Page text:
performing an operative repair of abdominal wall hernias12,18. Factors like the size, content
and location of the hernia defect, as well as patient comorbidity define the risks of surgery and the chances of success. In general, hernias up to 2 cm large might be considered for suture repair. This way, recurrence rates of up to 4% have been reported, at least in the absence of risk factors for recurrence such as obesity, smoking, heavy lifting or known collagen disorders15,19. However, suture repair of larger defects results in unacceptably high recurrence rates of up to 63%20. For these cases, surgical meshes have shown to reduce the recurrence rates by 50% and more and are therefore regarded the standard of surgical care20.
Within the abdominal wall multiple layers can be distinguished between which the mesh can be positioned. For this thesis we will focus on the position relative to the peritoneum, i.e. extraperitoneally or intraperitoneally.
For the extraperitoneal position, the mesh is commonly placed in a retromuscular plane (Figure 1, B). This position entails an anterior approach with reopening of the skin incision and developing the plane between the muscle and the posterior aponeurosis. By closing the defect in the aponeurosis, the mesh is in no direct contact with the intraperitoneal organs. For the intraperitoneal position, the mesh is placed against the peritoneum and facing the viscera (Figure 1, C). For this position, a posterior approach by using laparoscopy or an anterior approach with reopening of the skin incision are both available. The laparoscopic approach offers shorter hospital stays, fewer wound infections and better recognition of multiple hernias21,22. However, in the case of a laparoscopic repair the procedure may take more time to perform and complications can be more serious23. Recurrence rates and
postoperative pain seem to differ only minimally between an open or laparoscopic approach.
Surgical meshes were first introduced around 1900 in the form of metal based prosthetics24. These materials were far from ideal because of their stiffness and fragility after repeated bending. During the Second World War, the plastics industry flourished and some surgeons adopted meshes made out of woven plastic strands. The plastics used in those days (i.e. polypropylene, polyester and expanded polytetrafluoroethylene (ePTFE)) are still the basis of many of the currently used meshes. However, there have been many modifications in order to optimize biocompatibility and handling of the meshes.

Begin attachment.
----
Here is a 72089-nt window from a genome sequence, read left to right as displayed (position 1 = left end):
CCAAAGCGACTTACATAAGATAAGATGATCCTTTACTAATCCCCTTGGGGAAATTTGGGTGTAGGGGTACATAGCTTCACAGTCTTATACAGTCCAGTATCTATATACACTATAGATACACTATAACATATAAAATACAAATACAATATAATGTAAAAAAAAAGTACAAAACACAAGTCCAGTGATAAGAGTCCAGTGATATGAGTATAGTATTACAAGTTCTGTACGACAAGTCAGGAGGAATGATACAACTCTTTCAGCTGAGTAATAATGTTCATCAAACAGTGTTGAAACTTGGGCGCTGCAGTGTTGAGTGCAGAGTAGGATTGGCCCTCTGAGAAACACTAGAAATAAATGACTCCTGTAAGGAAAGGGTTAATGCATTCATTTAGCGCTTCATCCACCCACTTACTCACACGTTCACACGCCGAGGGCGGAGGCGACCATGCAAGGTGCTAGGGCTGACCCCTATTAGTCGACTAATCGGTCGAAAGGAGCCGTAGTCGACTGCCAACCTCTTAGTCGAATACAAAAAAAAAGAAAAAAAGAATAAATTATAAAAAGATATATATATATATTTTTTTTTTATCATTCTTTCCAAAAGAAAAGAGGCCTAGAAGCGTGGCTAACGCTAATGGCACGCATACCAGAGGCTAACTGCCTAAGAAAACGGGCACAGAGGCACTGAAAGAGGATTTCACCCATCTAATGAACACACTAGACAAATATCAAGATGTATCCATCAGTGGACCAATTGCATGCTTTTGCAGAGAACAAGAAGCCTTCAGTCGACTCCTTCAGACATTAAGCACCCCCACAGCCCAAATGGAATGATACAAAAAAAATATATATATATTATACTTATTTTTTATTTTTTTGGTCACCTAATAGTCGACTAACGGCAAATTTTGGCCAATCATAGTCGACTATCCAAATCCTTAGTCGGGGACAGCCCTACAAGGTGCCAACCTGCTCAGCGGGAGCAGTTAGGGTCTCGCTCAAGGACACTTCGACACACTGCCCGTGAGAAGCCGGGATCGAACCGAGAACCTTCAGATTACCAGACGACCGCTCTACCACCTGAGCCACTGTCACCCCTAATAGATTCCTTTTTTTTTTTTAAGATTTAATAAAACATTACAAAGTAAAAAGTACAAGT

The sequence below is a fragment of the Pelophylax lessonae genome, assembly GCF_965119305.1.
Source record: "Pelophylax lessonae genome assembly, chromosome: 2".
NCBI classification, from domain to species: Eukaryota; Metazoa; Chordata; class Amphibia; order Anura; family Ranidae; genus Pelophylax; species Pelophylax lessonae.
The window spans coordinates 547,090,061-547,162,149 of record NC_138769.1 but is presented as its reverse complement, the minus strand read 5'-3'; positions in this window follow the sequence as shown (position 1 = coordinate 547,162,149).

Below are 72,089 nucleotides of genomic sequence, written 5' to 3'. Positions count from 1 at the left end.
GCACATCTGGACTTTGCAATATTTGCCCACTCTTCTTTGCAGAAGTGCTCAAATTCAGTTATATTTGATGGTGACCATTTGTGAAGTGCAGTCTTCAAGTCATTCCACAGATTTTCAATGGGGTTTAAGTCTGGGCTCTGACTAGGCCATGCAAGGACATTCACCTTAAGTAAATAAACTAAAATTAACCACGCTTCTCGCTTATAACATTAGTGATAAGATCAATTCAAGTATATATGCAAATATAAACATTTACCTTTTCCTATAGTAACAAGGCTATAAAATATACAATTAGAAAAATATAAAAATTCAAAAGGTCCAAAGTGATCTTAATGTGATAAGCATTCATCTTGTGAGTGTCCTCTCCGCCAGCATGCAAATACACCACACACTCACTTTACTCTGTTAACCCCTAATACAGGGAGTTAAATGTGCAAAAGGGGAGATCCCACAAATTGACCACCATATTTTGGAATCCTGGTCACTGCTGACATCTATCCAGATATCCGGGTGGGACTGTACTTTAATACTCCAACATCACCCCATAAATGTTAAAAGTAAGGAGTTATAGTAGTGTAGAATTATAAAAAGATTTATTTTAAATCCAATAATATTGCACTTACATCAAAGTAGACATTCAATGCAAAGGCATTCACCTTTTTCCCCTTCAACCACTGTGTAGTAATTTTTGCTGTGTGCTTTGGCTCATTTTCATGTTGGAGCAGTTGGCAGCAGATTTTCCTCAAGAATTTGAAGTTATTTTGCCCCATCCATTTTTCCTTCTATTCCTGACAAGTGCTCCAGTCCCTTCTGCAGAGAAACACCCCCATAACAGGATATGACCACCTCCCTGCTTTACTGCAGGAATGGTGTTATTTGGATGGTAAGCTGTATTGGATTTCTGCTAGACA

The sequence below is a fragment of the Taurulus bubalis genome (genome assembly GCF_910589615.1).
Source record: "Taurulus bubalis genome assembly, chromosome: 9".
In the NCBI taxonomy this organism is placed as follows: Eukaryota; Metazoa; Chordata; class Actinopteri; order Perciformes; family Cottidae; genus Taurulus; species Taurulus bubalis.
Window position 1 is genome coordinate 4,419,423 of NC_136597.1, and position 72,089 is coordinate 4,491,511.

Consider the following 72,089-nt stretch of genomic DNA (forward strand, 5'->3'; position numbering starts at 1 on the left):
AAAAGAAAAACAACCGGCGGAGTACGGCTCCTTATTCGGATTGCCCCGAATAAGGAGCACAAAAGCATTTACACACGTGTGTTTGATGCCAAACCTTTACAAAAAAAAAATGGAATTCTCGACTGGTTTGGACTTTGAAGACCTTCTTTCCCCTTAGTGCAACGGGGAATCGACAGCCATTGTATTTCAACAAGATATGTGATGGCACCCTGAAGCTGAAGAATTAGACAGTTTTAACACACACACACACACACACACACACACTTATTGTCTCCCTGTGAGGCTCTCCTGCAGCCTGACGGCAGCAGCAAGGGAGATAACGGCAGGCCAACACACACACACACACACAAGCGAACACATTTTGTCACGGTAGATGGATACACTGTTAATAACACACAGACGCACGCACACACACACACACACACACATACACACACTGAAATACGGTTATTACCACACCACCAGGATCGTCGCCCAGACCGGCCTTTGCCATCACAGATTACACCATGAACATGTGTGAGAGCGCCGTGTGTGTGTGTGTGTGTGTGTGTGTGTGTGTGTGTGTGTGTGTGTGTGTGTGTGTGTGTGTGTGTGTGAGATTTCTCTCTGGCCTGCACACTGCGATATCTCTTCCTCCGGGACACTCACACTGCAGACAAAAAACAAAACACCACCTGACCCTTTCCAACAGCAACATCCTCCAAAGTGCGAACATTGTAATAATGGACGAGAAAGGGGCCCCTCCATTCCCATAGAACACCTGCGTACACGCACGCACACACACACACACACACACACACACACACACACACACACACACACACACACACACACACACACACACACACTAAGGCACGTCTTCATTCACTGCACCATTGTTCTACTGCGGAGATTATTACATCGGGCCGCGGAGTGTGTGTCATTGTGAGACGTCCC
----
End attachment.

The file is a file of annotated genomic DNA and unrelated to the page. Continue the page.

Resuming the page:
Some of the properties for the ideal mesh are to provide sufficient strength without
compromising physiological function of the abdominal wall, to be non-carcinogenic, to not induce any pain and to resist infection25. Most of the aforementioned properties are likely to
be related to the amount of implanted material and the extent of the inflammatory reaction. Therefore, enlarging pore size and incorporating absorble strands in the mesh design have
been important steps in reducing the extent of mesh-tissue interaction (Figure 2). In order to further enhance biocompatibility of meshes under specific circumstances, the addition of coatings and replacement of prosthetic materials by biological materials has been tried with different degrees of success.
Postoperative adhesion formation
Together with incisional hernias, intraperitoneal adhesions are the most common
postoperative complications. Postoperative adhesions occur in about 90% of all patients undergoing abdominal surgery and may lead to at least one readmission for a third of these patients in the following 10 years6,26.
Adhesions develop as scar tissue that connects formerly unconnected serosal surfaces. This way organs can become adhesive to each other or the abdominal wall and hollow organs may become obstructed (Figure 3). Clinically, these events can translate to infertility, bowel obstruction, chronic pain and a high risk for inadvertent bowel injuries at future operations7. Endometriosis, radiotherapy or foreign bodies may trigger adhesion formation, but the majority is caused by surgically inflicted peritoneal damage. In the ensuing cascade of peritoneal inflammation the balance between fibrinogenesis and fibrinolysis has been confirmed to be of crucial importance27.
It is important to note that the surgical treatment of adhesions induces reformation of the adhesions together with the formation of even new adhesions28,29. Therefore, the prevention of adhesions is of paramount importance.
In abdominal wall hernia repair, adhesions between bowel and the hernia sac are frequently encountered together with intraperitoneal adhesions in case of earlier operations.
Intraperitoneal mesh and adhesions